Since the president had been through a similar change process before, she believed she knew what to expect. The Kubler-Ross model of change told her that there would be strong resistance to her ideas initially, but the Kruger and Kotter models of change told her what she’d need to do. She’d pay close attention to the power dynamics lying just below the surface of the organization, spend her time communicating her vision to the faculty and staff, empower others to implement the initiatives developed by her leadership team, and celebrate small victories. After all, two steps in the Kotter model were already behind them: there was a strong sense of urgency at the university, and she had created her guiding coalition. As a result, she was quite surprised when the new strategic plan was met with widespread enthusiasm rather than anger and denial. Faculty and staff embraced the ideas with a sense of relief that there was finally a plan in place, and they could understand their role within in. I must’ve lucked out, the new president thought. Things were so bad that people are just glad they finally have visionary leadership.
As the fall semester got under way, however, that initial honeymoon period ended abruptly. A rumor emerged that in order to reduce costs, there would be layoffs of faculty members in the liberal arts and PhD programs. Even in fields like business and public administration, the rumors said, full-time faculty members would be replaced by adjuncts who would cost less since they didn’t qualify for benefits. The new adjuncts could be located anywhere in the world since their courses were taught online. The faculty senate, which had once welcomed the new plan, increasingly resisted it as its members saw the impact it would have on their own workload. Once the students and alumni learned that major changes were in store, they mounted a campaign against the new plan on Facebook, wrote op-ed pieces for the local newspaper, and began showing up en masse in the president’s office. “I didn’t pay to get a degree from Online U,” one protestor was quoted as saying, and “Stop Online U” became a new rallying cry.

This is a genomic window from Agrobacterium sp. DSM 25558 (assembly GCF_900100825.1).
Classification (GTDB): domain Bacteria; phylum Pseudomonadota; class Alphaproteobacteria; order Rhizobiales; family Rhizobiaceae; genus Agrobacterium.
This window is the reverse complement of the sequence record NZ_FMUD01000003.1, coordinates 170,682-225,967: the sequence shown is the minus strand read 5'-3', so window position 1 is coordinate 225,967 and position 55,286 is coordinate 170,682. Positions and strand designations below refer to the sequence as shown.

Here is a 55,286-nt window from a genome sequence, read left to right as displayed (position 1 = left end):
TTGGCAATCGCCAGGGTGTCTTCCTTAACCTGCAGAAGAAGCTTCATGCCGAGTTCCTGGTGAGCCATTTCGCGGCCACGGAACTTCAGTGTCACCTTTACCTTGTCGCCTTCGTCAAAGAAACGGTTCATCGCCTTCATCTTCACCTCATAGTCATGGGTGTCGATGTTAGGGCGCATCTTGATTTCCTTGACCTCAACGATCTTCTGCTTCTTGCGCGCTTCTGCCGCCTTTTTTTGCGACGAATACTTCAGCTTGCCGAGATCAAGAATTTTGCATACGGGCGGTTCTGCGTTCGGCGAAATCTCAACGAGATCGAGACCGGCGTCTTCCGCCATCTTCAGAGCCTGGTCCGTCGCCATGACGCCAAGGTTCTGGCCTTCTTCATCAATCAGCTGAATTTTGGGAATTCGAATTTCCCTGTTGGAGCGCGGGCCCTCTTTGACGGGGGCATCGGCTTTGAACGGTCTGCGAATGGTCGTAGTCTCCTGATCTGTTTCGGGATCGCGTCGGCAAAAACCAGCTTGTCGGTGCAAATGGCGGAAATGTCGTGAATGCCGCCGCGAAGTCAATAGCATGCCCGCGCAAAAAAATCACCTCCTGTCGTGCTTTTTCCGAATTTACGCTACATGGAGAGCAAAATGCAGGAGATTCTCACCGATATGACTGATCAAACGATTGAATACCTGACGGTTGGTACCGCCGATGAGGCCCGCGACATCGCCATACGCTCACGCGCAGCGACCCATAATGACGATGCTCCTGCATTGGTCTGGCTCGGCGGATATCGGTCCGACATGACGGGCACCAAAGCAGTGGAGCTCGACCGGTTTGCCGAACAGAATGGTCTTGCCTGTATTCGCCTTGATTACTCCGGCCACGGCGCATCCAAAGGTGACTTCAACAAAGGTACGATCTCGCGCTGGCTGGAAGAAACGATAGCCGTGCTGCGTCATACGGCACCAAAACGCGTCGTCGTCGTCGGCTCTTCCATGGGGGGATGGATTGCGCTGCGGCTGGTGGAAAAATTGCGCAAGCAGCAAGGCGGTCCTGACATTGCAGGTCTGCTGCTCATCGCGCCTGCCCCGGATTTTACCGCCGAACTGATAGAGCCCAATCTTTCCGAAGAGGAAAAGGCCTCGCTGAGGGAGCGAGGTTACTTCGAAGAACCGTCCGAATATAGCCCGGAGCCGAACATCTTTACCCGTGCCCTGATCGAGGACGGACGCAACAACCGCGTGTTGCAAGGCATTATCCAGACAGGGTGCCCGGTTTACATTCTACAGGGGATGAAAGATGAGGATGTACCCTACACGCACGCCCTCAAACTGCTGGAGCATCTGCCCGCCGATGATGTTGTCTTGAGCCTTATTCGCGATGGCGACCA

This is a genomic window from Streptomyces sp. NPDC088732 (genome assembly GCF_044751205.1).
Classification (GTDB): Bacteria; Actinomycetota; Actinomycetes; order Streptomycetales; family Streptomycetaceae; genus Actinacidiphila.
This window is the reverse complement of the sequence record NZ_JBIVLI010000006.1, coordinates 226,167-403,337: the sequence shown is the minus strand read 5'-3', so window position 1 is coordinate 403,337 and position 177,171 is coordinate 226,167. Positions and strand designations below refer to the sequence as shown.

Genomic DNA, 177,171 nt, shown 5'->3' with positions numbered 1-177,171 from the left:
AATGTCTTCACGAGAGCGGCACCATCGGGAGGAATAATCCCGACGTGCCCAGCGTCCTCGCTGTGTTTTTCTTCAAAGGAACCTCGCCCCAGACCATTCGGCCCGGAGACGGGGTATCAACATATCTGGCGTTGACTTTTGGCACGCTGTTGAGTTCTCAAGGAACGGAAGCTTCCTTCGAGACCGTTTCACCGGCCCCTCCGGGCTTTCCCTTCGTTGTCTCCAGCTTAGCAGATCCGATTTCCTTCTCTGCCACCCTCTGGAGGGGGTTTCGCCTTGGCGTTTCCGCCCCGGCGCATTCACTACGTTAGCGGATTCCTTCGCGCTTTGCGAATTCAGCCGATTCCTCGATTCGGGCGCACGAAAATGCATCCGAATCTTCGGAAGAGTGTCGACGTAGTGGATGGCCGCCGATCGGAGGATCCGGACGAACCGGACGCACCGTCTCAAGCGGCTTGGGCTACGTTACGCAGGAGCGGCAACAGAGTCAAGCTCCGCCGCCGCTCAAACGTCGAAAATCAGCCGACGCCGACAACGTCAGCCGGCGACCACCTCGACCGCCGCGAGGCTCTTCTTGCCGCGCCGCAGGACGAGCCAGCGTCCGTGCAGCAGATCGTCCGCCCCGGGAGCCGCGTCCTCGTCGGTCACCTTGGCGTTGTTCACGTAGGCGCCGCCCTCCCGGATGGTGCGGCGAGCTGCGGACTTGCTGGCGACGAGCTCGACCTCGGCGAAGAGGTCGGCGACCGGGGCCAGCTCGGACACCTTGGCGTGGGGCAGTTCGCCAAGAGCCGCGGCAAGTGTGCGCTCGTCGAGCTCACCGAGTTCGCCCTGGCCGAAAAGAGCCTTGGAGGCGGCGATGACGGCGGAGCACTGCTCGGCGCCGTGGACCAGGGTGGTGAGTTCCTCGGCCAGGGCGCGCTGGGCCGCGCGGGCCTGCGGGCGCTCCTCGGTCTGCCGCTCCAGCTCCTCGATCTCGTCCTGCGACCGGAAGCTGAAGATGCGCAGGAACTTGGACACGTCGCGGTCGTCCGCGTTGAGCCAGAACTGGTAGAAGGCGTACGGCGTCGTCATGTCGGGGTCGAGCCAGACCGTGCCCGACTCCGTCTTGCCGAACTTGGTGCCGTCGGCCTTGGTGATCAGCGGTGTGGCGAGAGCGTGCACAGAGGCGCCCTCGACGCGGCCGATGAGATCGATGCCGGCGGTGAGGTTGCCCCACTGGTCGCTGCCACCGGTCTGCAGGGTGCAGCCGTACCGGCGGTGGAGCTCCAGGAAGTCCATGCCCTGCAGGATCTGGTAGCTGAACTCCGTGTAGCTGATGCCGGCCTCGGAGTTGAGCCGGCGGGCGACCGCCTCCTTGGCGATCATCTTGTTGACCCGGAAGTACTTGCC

By the end of the president’s first year, the office of research and sponsored programs issued a report concluding that rather than increasing the amount of indirect funding received by the university, the plan to replace research doctorates with more applied degrees could reduce it by up to 90 percent. The president then fired the vice president for research for going public with this report. Opposition grew even stronger since this termination seemed to confirm everyone’s fear that many people would soon lose their jobs.
The president reviewed her notes about the Kotter change model and decided that the university must be in the “never let up” stage. She redoubled her efforts to force through the new strategic plan, called additional meetings with various constituencies, and tried to counter the anger of the faculty, students, and alumni with a positive and forward-looking message. Her efforts backfired. The president’s calm demeanor was misinterpreted as indifference, and she found herself increasingly isolated.
Within a year and a half of the president’s arrival, the university had reached gridlock. Faculty meetings were devoted to little more than arguing about which elements of the president’s new strategic plan were worse. A vote of no confidence concluded each meeting. Over winter break of her second year, the new president released a memo stating how much she missed the classroom and thus intended to return to the faculty at the end of the academic year. The university limped on, but its financial problems continued, and within three years, massive layoffs proved to be unavoidable.
Our second scenario also begins with a university that hires a new president. But this time the president who’s been hired has worked with learning cultures, change journeys, and creative leadership at her previous institution. So rather than relying on a change model approach and prescribing her new vision for the university, she invests her first hundred days in getting to know the school’s primary stakeholders, asking about the issues that matter most to them, and letting them learn a bit about her and her core values. At a public forum, she addresses this broad group of constituencies: